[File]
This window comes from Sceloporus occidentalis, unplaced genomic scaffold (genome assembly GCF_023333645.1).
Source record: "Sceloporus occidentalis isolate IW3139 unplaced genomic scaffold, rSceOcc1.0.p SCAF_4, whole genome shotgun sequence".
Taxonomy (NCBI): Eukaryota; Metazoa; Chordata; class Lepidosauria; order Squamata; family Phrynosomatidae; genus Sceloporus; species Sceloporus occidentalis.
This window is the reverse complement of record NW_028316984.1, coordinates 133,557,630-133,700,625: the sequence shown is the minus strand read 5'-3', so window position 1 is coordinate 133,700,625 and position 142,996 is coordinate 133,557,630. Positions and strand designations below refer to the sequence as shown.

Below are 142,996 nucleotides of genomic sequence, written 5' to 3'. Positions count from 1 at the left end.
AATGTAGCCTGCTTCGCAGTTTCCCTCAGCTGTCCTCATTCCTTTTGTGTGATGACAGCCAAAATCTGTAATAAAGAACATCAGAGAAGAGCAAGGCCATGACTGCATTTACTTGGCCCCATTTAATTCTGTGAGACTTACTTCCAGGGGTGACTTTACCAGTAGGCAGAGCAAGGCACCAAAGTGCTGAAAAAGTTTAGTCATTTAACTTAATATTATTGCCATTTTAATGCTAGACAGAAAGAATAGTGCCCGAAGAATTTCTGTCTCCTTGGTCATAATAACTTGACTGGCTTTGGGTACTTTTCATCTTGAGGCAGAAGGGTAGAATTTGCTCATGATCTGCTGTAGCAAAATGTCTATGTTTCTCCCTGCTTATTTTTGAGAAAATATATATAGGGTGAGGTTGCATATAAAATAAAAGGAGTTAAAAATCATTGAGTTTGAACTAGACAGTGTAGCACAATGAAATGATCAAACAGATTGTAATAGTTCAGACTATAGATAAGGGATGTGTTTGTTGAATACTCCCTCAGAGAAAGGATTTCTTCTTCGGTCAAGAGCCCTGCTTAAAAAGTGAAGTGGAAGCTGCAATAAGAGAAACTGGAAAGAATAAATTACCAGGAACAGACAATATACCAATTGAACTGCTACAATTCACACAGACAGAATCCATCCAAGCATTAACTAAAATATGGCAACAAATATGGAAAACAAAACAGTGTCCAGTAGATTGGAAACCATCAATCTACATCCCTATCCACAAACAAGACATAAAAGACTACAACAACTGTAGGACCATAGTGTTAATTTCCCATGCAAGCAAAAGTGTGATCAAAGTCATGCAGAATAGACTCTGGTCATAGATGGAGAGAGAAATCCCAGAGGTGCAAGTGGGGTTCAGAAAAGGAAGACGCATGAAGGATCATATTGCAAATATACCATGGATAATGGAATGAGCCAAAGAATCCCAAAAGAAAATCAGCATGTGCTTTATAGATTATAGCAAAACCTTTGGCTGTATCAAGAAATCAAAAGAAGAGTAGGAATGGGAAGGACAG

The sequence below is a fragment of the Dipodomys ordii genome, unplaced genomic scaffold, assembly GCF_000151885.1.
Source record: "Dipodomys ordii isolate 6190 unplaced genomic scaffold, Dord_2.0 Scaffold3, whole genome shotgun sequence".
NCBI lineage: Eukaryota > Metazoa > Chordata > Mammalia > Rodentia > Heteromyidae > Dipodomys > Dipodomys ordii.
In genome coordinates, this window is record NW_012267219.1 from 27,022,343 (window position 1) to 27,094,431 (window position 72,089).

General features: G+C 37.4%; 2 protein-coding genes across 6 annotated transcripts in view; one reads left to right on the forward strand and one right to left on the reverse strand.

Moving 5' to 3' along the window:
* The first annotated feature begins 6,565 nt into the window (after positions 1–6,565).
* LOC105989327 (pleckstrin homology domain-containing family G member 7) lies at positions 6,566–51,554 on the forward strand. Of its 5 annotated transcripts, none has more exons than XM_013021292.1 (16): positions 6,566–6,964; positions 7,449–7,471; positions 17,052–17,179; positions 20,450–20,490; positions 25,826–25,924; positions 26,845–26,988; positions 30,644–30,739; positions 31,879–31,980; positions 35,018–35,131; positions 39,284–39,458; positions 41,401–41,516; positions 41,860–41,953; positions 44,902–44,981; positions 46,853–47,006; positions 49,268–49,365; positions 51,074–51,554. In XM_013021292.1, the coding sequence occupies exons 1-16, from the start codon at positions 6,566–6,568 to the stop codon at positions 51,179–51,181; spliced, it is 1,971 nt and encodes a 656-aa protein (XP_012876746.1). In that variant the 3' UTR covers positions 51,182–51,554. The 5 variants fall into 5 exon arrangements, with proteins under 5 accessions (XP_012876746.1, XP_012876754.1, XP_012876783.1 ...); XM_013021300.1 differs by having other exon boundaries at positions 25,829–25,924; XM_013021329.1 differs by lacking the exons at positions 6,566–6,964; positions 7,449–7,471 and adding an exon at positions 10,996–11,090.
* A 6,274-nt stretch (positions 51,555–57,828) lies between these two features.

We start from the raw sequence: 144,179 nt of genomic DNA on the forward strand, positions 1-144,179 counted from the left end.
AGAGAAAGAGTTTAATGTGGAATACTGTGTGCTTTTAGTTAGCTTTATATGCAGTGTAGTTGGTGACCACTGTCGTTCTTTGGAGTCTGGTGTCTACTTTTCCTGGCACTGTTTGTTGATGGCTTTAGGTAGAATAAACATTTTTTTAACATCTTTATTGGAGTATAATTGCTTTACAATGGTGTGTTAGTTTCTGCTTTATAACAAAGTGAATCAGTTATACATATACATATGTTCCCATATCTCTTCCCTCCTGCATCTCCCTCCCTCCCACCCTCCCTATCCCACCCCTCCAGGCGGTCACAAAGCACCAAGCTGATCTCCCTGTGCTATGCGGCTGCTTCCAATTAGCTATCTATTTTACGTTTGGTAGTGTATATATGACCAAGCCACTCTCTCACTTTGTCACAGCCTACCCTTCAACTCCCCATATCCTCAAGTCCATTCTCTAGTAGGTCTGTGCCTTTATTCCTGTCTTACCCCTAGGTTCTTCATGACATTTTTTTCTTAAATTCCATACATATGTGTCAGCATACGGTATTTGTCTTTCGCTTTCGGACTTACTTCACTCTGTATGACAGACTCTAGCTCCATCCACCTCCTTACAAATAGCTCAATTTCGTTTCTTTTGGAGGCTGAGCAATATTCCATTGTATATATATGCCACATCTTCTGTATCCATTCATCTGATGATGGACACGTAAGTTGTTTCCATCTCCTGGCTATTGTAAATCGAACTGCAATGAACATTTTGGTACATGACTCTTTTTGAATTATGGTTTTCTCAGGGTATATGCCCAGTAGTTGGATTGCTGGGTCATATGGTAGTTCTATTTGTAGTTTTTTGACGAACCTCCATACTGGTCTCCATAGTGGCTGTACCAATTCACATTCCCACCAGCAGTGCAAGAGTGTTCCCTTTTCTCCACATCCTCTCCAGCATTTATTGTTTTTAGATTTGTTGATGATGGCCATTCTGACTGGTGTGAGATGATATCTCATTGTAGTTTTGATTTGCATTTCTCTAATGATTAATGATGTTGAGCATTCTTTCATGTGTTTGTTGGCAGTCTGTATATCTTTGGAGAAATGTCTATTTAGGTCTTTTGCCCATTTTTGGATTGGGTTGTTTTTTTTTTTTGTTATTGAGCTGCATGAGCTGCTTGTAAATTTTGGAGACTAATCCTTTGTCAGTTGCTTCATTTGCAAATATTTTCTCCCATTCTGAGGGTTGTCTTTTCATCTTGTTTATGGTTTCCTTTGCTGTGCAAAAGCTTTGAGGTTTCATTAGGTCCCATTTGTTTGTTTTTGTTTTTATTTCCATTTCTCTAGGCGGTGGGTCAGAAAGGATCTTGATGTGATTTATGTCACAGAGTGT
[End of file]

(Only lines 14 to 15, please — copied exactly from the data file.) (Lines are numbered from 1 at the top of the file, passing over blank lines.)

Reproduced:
* LOC105989327 (pleckstrin homology domain-containing family G member 7) lies at positions 6,566–51,554 on the forward strand. Of its 5 annotated transcripts, none has more exons than XM_013021292.1 (16): positions 6,566–6,964; positions 7,449–7,471; positions 17,052–17,179; positions 20,450–20,490; positions 25,826–25,924; positions 26,845–26,988; positions 30,644–30,739; positions 31,879–31,980; positions 35,018–35,131; positions 39,284–39,458; positions 41,401–41,516; positions 41,860–41,953; positions 44,902–44,981; positions 46,853–47,006; positions 49,268–49,365; positions 51,074–51,554. In XM_013021292.1, the coding sequence occupies exons 1-16, from the start codon at positions 6,566–6,568 to the stop codon at positions 51,179–51,181; spliced, it is 1,971 nt and encodes a 656-aa protein (XP_012876746.1). In that variant the 3' UTR covers positions 51,182–51,554. The 5 variants fall into 5 exon arrangements, with proteins under 5 accessions (XP_012876746.1, XP_012876754.1, XP_012876783.1 ...); XM_013021300.1 differs by having other exon boundaries at positions 25,829–25,924; XM_013021329.1 differs by lacking the exons at positions 6,566–6,964; positions 7,449–7,471 and adding an exon at positions 10,996–11,090.
* A 6,274-nt stretch (positions 51,555–57,828) lies between these two features.